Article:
Thus, cadmium is replacing zinc as a plating on metal. Some 16,000 tons are used yearly and consumption rises every year. In Now York City alone, there are 152 small companies engaged in cadmium plating. Metal parts are put into an electrolytic bath containing cadmium salts, plated, and then removed and washed off with fresh water. The drippings go down the drain. The cadmium enters the city’s sewage treatment plants, collects, and in time poisons the bacteria digesting sewage and garbage. The treatment plant then has to shut down for several months, in the interim discharging raw sewage into the rivers and the harbor. Not only is raw sewage an unpleasant pollutant, but the cadmium precipitates in salt water to the bottom mud, where it can enter the food chain. just a little cadmium, a half to one part per million in water, is toxic to most bacteria tested.

Two lawsuits have been brought by the U.S. Department of justice. One is against the City of New York, the mayor, his environmental protection administrator, his water commissioner, and two electroplaters as representatives of a class of about 200 firms for polluting federal waterways with cadmium, other heavy metals, and toxic substances. The second is against the State of New Jersey and its many towns and cities discharging into the Hudson River and New York Harbor. These suits demand compliance with city, state, and federal regulations on pollution of the aquatic environment with antimony, arsenic, barium, boron, bromine, cadmium, chromium, copper, fluoride, gold, iron, lead, manganese, magnesium, mercury, molybdenum, nickel, rhodium, selenium, silver, thallium, titanium, tungsten, vanadium, and zinc (see Table VII-1).

If the Department of justice wins, and discharge of cadmium into sewers virtually ceases, it will still be too late for the fish in the Hudson River. The Trace Element Laboratory and the Environmental Protection Agency have evidence that over half the fish in the Hudson River are unsafe to eat regularly because of contamination with cadmium.

One cannot predict how much cadmium is in fish by measuring it in water. The Hudson River has very little cadmium dissolved in it, a few (3-6) parts per billion, but its fish have a good deal. Four Alabama rivers had 6, 12, 65, and 90 parts per billion cadmium, respectively; about the same amount of cadmium, very little, was found in fish from these rivers (Table VII-2). Compare these Alabama fish with Hudson River fish and the difference becomes obvious. The Hudson River cadmium is in the mud and the food chain; in the Alabama rivers cadmium is in the water and in the mud at the source but not downstream. It is cadmium in mud, not in water, that we must worry about.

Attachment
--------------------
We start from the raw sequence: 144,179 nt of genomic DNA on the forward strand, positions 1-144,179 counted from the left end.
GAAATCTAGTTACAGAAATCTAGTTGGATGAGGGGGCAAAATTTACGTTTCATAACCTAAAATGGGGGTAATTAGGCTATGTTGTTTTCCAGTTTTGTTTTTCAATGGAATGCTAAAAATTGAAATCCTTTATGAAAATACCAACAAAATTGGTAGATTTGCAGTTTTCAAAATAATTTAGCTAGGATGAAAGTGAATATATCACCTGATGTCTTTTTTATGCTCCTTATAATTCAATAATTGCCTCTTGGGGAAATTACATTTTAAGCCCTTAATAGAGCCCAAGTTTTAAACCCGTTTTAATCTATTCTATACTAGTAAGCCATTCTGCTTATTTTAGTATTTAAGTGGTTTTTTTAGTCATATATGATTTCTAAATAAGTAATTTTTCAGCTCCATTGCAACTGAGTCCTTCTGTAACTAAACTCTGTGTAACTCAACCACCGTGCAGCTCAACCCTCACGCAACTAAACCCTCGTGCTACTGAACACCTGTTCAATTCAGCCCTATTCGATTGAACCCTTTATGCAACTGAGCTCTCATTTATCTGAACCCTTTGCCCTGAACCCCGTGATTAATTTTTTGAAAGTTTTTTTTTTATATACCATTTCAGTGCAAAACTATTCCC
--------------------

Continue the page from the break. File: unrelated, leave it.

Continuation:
In 1972, a lawsuit by the Department of justice against the Marathon Battery Company and Sonotone Corporation was won by consent of the defendants. These companies made cadmium-nickel batteries for warplanes, hearing aids, power tools, and electric shavers and were discharging wastes into Foundry Cove on the Hudson River. Mr. David M. Seymour, a worker for the Audubon Society, and Robert H. Boyle, a free-lance writer on sport fishing, were walking by the cove and noticed that the mud had a greenish gray color, like pea soup. They sent us some of the mud and Alexis P. Nason, our laboratory analyst, found that it contained over 16% cadmium and 22% nickel. There were an estimated 25 tons of cadmium and 32 tons of nickel in the cove, which at $2.00 and 80 cents a pound, respectively, were worth about $150,000. They asked me what to do. "Mine it" I answered. But they didn't. They began catching fish and sending them to us until Mr. Nason was piled high with work.

About then, Senator Philip S. Hart entered the picture, and his people persuaded us to analyze the 44 Alabama fish listed in the table. Our freezers were full of fish. Mr. Nason analyzed them and said, "No more. The law of diminishing returns is now operative." We had learned most of what we wanted-and needed-to know: cadmium in river water was not necessarily reflected in its fish.

The Department of justice then entered the fray, and persuaded the EPA to do the analyses. Which they did, on everything. It added little to the case, except to show that most Hudson River fish were contaminated, as was the food chain (which we knew).

In December 1971 our laboratory was turned into a miniature courtroom, with lawyers for the prosecution and defense, federal court reporter, oaths, and all the works but a judge. Transcription of my testimony was three inches thick, and so garbled that I never got around to correcting it. But it was enough. The next June the EPA announced the verdict: we, who helped discover the stuff, did not even get honorable mention. But the defendants removed most of the cadmium and nickel from Foundry Cove, thus preventing a hundred years of further contamination of the Hudson River. Fortunately, there is yet no cadmium lobby or propaganda institute.

The Hudson River is a local and regional problem. So is the Jintzu River in Japan. A large lead and zinc smelter was discharging its tailings where they were washed by river and rainwater. The river was used for irrigation and drinking by people living downstream. Cadmium and lead entered rice and wheat crops, fish, and people. They accumulated. After many years, a disease named itai-itai --ouch-ouch--appeared in women past the menopause. Calcium was lost from bones, and they fractured easily. Kidneys were badly damaged. Deformities were severe. Many died. The victims' organs were loaded with cadmium and lead. Even their bones had much cadmium, and cadmium does not usually enter bone. It will probably take a hundred years for that soil and river bottom to cleanse itself of lead and cadmium.